Hands on: Full Metal Alchemist: Dual Sympathy

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Being a fan of the anime, I admit, I did soil my pants when I first heard about Full Metal Alchemist: Dual Sympathy for the DS about one and half years ago. The information available on the game at the time, although scant, was promising. I believe the DS is a device with layers upon layers of (yet) untapped potential, and a game based on a franchise that relies so heavily on drawing (alchemy circles) sounded like something that would benefit from the DS’s unique capabilities. Bold statements were made in regard to the game’s “open ended” gameplay.

“Use the stylus to draw your own alchemy circles!”, they said.”Hell yeah!”, I exclaimed.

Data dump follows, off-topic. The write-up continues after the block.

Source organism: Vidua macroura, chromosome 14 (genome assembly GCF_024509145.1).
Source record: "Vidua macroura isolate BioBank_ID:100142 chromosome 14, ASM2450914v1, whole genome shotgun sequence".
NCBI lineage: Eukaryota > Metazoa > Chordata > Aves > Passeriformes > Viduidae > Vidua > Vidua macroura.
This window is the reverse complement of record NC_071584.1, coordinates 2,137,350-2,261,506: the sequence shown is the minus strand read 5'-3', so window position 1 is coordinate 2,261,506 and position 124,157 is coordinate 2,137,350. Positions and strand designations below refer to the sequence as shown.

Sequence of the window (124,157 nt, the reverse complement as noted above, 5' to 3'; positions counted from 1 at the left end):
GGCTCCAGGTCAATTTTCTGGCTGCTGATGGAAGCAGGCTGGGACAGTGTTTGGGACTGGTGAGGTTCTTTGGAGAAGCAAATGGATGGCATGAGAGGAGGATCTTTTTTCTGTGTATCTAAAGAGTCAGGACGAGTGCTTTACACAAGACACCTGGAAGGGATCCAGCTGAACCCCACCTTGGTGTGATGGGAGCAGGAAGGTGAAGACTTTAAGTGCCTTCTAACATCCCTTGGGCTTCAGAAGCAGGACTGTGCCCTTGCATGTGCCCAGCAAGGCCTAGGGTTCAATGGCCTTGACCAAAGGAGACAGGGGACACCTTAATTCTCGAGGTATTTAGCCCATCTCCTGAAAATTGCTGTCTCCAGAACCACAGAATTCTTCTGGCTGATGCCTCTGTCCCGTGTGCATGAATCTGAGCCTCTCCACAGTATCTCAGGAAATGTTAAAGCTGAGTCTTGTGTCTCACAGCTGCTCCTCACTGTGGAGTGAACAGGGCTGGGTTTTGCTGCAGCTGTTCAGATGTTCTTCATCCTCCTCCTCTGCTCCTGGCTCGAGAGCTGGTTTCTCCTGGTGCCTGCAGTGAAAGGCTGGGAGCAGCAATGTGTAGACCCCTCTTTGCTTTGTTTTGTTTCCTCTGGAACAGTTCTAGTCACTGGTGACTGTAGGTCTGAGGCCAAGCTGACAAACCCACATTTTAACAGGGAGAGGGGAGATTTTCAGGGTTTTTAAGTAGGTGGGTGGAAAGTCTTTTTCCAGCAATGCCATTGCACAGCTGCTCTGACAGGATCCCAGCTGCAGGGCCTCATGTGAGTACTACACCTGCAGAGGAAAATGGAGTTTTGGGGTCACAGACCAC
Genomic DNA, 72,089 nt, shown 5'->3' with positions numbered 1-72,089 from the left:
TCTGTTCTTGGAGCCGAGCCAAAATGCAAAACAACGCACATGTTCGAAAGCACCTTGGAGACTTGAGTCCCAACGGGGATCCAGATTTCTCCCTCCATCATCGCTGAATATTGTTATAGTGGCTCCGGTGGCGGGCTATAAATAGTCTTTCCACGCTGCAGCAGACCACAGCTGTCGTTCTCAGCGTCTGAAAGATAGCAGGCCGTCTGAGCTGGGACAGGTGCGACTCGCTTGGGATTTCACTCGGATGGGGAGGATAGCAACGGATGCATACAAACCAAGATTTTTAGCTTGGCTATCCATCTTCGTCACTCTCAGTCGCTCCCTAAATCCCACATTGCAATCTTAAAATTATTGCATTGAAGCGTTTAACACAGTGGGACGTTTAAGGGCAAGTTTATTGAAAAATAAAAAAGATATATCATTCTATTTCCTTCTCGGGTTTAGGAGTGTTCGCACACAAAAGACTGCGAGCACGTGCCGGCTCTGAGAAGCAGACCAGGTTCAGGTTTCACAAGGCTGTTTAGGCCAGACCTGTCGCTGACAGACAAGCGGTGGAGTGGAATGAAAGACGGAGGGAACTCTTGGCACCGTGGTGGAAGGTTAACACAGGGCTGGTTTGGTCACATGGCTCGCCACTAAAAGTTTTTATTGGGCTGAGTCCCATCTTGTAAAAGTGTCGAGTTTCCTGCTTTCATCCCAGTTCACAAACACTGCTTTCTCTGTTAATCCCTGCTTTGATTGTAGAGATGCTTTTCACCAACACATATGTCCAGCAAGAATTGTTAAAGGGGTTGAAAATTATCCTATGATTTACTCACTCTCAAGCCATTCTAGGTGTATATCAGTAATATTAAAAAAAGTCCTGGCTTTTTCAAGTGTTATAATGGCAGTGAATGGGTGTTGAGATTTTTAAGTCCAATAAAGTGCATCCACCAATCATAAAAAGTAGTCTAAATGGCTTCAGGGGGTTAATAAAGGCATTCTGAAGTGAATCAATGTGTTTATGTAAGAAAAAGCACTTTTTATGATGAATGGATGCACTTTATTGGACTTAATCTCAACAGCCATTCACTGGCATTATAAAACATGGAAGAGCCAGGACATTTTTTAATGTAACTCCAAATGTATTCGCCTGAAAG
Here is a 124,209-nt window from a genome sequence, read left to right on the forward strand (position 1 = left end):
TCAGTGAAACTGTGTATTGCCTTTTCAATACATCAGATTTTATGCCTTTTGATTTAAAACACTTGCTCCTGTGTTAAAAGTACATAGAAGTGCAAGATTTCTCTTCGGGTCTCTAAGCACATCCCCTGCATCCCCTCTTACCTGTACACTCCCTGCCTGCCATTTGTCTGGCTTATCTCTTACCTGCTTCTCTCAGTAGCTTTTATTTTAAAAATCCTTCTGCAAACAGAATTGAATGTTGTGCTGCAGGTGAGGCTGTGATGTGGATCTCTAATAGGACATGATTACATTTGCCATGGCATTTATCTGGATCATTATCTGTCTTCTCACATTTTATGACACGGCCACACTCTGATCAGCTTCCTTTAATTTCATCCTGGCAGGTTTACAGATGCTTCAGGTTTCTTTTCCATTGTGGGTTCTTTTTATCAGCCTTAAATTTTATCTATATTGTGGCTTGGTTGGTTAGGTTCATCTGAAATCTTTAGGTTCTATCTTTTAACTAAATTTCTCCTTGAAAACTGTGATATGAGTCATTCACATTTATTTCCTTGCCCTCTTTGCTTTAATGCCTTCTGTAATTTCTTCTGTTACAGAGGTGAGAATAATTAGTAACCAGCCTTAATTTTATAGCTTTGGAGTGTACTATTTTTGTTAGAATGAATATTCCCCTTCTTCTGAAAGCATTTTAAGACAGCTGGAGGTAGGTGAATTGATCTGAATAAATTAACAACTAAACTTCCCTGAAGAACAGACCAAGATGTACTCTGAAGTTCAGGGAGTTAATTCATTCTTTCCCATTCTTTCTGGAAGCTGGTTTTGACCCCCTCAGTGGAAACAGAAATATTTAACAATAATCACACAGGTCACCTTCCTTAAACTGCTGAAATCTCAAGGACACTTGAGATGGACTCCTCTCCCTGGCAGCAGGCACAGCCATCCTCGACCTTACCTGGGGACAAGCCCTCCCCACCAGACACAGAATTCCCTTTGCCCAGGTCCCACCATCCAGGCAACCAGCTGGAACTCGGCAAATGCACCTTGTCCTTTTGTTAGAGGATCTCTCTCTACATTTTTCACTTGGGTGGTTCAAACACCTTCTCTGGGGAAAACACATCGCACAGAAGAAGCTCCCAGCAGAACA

Alas, as we all know, promises are more often than not, meant to be broken.The game is, at best, a disappointment for those of us who were hoping for something that would take advantage of the DS. They may as well have made it for the GBA, considering that the most use the stylus is put to is to select the transmutations you wish to perform by tapping the appropriate icon on the selection screen. Occassionally, there are a few “connect the dots” games that require you to “complete” an alchemy array with the help of the stylus.The transmutations themselves all seem to be predetermined … there’s no option to “mix and match” different kinds of transmutations by modifying alchemy arrays, or even a “crafting” option where you can atleast design your own weapons as is the case with so many other RPG titles. Alchemy is of two kinds: offensive and defensive. Offensive spells range from popular transmutations from the anime such as Edward’s giant cannon or Mustang’s flaming explosions. Defensive spells are nothing one wouldn’t expect either … raising walls from the ground to take cover behind. Aside from this, there are regular attacks one can perform using the A/Y buttons and the B (Jump) button. The title seems to stick to the general storyline of the anime and pits you against several familiar bosses throughout the course of the game.00002711.jpgAs a fan of the series, I have to say I am quite disappointed by how uninnovative this game turned out. FMA is the one series that had the highest potential to utilize the DS hardware extensively in creative ways, but it looks like Bandai and Engineer weren’t quite ready to be truly experimental.Fullmetal Alchemist: Dual Sympathy hits American shores on Dec. 15. You can click here for a trailer recently posted by Gamespot.

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